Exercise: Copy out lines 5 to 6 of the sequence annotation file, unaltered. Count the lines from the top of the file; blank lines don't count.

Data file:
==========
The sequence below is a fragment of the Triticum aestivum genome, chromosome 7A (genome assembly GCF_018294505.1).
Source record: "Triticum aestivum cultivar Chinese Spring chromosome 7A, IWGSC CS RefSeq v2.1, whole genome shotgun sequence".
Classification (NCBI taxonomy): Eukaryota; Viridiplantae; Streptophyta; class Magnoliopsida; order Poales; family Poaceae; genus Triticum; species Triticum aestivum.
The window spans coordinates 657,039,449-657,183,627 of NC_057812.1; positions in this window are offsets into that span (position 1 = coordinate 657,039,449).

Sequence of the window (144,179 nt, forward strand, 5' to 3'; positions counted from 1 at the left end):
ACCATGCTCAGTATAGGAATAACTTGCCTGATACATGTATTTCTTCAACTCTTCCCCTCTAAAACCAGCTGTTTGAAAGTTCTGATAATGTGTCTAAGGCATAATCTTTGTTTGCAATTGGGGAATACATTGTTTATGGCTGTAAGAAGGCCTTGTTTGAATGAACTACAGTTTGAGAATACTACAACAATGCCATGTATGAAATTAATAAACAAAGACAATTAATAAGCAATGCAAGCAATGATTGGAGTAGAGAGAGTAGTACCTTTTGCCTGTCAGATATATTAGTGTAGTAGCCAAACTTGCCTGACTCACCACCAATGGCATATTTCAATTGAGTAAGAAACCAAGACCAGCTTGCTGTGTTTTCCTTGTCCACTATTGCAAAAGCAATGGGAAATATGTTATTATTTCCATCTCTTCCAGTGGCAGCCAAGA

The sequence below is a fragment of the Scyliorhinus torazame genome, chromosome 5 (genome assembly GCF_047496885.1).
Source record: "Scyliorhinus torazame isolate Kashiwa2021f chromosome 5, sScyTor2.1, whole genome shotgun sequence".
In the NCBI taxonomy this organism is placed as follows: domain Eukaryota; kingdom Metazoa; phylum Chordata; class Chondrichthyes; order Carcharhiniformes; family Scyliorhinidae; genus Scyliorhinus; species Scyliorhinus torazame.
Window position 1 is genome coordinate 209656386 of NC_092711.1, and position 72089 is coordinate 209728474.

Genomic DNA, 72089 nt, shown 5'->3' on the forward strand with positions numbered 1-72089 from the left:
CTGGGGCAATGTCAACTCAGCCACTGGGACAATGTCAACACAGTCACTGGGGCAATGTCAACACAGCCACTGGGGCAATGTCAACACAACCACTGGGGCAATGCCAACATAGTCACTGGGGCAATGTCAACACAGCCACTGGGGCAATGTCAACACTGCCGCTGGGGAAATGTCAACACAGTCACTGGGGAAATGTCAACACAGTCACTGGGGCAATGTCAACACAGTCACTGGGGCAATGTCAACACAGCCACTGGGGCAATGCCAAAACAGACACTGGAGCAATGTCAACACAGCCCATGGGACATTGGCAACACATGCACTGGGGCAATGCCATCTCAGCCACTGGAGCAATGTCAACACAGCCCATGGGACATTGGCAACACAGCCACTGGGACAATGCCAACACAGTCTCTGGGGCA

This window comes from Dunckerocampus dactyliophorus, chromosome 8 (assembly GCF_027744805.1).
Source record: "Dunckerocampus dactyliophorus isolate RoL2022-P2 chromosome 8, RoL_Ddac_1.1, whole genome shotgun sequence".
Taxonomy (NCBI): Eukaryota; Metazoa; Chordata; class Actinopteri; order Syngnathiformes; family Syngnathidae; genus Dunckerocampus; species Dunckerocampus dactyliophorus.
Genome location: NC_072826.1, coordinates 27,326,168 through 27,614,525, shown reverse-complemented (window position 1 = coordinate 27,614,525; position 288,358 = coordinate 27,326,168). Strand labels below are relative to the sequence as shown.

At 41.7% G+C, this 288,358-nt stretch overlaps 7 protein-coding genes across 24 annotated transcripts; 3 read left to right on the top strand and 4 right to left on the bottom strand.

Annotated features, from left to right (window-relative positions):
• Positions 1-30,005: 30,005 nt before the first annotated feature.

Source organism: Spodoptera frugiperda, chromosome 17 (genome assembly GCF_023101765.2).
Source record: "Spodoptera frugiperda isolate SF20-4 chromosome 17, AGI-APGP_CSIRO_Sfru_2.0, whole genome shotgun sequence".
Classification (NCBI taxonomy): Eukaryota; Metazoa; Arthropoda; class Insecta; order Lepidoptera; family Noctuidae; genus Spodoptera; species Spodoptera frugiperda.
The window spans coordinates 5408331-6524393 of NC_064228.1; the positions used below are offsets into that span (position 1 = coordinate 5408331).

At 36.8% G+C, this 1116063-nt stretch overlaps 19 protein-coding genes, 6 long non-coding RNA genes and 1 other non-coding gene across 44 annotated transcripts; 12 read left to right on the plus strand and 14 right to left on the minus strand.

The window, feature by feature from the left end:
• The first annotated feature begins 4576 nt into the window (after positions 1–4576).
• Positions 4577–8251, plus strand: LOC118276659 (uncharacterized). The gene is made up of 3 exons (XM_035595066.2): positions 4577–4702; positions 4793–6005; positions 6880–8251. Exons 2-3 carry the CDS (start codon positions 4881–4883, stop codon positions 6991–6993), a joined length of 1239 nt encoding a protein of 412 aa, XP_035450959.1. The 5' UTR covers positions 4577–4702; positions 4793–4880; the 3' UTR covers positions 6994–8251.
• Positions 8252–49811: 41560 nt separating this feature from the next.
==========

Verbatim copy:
Sequence of the window (144,179 nt, forward strand, 5' to 3'; positions counted from 1 at the left end):
ACCATGCTCAGTATAGGAATAACTTGCCTGATACATGTATTTCTTCAACTCTTCCCCTCTAAAACCAGCTGTTTGAAAGTTCTGATAATGTGTCTAAGGCATAATCTTTGTTTGCAATTGGGGAATACATTGTTTATGGCTGTAAGAAGGCCTTGTTTGAATGAACTACAGTTTGAGAATACTACAACAATGCCATGTATGAAATTAATAAACAAAGACAATTAATAAGCAATGCAAGCAATGATTGGAGTAGAGAGAGTAGTACCTTTTGCCTGTCAGATATATTAGTGTAGTAGCCAAACTTGCCTGACTCACCACCAATGGCATATTTCAATTGAGTAAGAAACCAAGACCAGCTTGCTGTGTTTTCCTTGTCCACTATTGCAAAAGCAATGGGAAATATGTTATTATTTCCATCTCTTCCAGTGGCAGCCAAGA